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Originally published March 26, 2013 at 4:16 PM | Page modified March 26, 2013 at 5:34 PM

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Editorial: Legislature needs to fund more seats in high-demand fields

Washington state must unblock the pipeline of workers for future computer, engineering and medical jobs.

Seattle Times Editorial

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WASHINGTON state’s economic recovery is running into a training problem. It is urgent that the Legislature tackle this.

In February, almost four years into what’s officially an economic recovery, 259,000 people in Washington were looking for work. That’s 7.5 percent of the workforce. At the same time, according to a survey done for the Washington Roundtable by the Boston Consulting Group, about 25,000 jobs in Washington were unfilled for at least three months because employers could not find people with the right skills.

That’s only part of it. There is an invisible part, not measured. Forty percent of the employers surveyed said they had moved work out of the state because of the skills gap.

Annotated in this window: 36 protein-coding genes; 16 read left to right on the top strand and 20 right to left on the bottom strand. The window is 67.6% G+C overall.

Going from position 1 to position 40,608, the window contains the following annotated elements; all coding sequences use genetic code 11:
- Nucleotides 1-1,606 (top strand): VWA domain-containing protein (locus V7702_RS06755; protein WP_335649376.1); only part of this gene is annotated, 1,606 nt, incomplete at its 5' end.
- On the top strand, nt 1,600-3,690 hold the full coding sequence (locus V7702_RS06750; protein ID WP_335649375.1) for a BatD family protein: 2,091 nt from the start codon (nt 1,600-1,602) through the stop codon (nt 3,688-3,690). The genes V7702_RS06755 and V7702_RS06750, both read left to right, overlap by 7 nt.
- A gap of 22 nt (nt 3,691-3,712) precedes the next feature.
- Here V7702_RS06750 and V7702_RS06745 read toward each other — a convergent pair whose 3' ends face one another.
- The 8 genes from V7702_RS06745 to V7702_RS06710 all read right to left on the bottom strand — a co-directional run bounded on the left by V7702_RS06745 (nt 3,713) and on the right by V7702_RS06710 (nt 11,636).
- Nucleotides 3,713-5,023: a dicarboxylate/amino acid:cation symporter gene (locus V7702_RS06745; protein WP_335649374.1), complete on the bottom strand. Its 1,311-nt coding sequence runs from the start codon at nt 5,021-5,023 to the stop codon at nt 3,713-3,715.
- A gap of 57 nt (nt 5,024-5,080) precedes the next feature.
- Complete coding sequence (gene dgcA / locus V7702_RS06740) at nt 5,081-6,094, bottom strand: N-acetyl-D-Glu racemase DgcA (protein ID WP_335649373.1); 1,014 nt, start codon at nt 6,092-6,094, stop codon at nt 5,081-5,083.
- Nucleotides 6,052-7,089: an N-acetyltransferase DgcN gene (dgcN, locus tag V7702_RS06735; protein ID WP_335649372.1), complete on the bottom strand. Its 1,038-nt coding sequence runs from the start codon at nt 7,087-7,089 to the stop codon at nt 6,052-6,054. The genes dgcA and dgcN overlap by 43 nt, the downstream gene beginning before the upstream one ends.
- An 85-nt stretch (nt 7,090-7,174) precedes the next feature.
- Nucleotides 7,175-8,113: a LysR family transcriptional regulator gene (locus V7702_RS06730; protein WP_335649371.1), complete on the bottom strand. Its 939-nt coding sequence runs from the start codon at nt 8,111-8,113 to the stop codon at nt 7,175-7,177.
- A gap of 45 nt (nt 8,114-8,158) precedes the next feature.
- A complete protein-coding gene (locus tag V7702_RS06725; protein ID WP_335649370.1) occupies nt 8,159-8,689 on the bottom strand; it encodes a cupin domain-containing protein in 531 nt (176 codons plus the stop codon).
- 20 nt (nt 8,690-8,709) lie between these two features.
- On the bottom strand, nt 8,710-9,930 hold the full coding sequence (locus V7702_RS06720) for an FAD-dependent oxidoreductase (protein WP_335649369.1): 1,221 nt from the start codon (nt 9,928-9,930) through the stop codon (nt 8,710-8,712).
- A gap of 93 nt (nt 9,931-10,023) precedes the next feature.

“There’s no fanfare when this happens,” one tech executive told the surveyors. “There’s no media, no outcry. It just goes.”

In the next four years, the survey found, the state’s large employers expect to create thousands more jobs in health sciences, engineering and computer science.

The survey also found there would not be enough people to take those jobs. Yet in 2012, the study says, the University of Washington, Washington State University and Western Washington University denied 1,200 qualified students admission into engineering and computer science because there were not enough seats.

Hundreds of other students were sidelined from health-sciences careers because there were not enough clinical placements.

This is penny-wise and pound-foolish. It limits the future. The Legislature needs to awaken itself and fund as many seats in these disciplines as the youth of Washington can ably fill.

That solves only part of the problem.

K-12 schools and the community colleges need to encourage more students in math and the sciences, so that more will be knocking on the universities’ doors and will be ready. That means recruiting high-quality teachers.

And — what will be painful to some — the community-college system needs to discourage, through its funding decisions, programs in fields where there is no work.

The alternative is to be stuck with tens of thousands of unnecessarily unemployed.

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